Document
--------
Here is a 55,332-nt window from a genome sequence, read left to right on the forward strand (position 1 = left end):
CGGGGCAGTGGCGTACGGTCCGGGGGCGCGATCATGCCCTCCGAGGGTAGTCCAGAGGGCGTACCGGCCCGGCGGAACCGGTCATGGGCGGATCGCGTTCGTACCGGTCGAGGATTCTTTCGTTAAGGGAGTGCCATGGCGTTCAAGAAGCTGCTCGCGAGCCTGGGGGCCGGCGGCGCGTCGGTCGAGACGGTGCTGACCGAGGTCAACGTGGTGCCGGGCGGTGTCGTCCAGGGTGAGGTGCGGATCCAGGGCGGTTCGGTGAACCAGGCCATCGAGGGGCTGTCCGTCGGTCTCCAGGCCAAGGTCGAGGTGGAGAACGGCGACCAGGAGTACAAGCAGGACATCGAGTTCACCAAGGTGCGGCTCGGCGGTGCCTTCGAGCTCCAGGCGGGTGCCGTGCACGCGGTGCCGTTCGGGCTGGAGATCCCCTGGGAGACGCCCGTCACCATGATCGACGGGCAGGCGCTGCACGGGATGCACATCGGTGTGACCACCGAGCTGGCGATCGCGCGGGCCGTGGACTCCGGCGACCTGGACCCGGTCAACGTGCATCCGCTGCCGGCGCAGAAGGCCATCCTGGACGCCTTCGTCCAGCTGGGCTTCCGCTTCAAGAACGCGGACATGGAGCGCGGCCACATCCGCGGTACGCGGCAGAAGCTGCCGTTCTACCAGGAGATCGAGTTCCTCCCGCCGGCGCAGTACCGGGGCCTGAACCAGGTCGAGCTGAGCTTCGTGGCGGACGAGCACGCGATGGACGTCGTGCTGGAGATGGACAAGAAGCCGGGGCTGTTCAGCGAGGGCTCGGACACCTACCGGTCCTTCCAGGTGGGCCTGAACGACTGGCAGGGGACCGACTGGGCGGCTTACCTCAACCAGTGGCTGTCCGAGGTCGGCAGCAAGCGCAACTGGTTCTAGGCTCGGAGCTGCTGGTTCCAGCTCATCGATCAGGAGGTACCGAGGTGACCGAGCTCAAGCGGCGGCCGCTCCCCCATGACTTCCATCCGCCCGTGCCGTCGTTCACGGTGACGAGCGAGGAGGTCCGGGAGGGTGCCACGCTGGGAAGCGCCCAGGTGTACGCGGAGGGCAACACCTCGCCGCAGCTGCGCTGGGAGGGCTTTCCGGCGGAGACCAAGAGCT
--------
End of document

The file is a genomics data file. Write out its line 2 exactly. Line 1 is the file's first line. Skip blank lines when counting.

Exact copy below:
CGGGGCAGTGGCGTACGGTCCGGGGGCGCGATCATGCCCTCCGAGGGTAGTCCAGAGGGCGTACCGGCCCGGCGGAACCGGTCATGGGCGGATCGCGTTCGTACCGGTCGAGGATTCTTTCGTTAAGGGAGTGCCATGGCGTTCAAGAAGCTGCTCGCGAGCCTGGGGGCCGGCGGCGCGTCGGTCGAGACGGTGCTGACCGAGGTCAACGTGGTGCCGGGCGGTGTCGTCCAGGGTGAGGTGCGGATCCAGGGCGGTTCGGTGAACCAGGCCATCGAGGGGCTGTCCGTCGGTCTCCAGGCCAAGGTCGAGGTGGAGAACGGCGACCAGGAGTACAAGCAGGACATCGAGTTCACCAAGGTGCGGCTCGGCGGTGCCTTCGAGCTCCAGGCGGGTGCCGTGCACGCGGTGCCGTTCGGGCTGGAGATCCCCTGGGAGACGCCCGTCACCATGATCGACGGGCAGGCGCTGCACGGGATGCACATCGGTGTGACCACCGAGCTGGCGATCGCGCGGGCCGTGGACTCCGGCGACCTGGACCCGGTCAACGTGCATCCGCTGCCGGCGCAGAAGGCCATCCTGGACGCCTTCGTCCAGCTGGGCTTCCGCTTCAAGAACGCGGACATGGAGCGCGGCCACATCCGCGGTACGCGGCAGAAGCTGCCGTTCTACCAGGAGATCGAGTTCCTCCCGCCGGCGCAGTACCGGGGCCTGAACCAGGTCGAGCTGAGCTTCGTGGCGGACGAGCACGCGATGGACGTCGTGCTGGAGATGGACAAGAAGCCGGGGCTGTTCAGCGAGGGCTCGGACACCTACCGGTCCTTCCAGGTGGGCCTGAACGACTGGCAGGGGACCGACTGGGCGGCTTACCTCAACCAGTGGCTGTCCGAGGTCGGCAGCAAGCGCAACTGGTTCTAGGCTCGGAGCTGCTGGTTCCAGCTCATCGATCAGGAGGTACCGAGGTGACCGAGCTCAAGCGGCGGCCGCTCCCCCATGACTTCCATCCGCCCGTGCCGTCGTTCACGGTGACGAGCGAGGAGGTCCGGGAGGGTGCCACGCTGGGAAGCGCCCAGGTGTACGCGGAGGGCAACACCTCGCCGCAGCTGCGCTGGGAGGGCTTTCCGGCGGAGACCAAGAGCT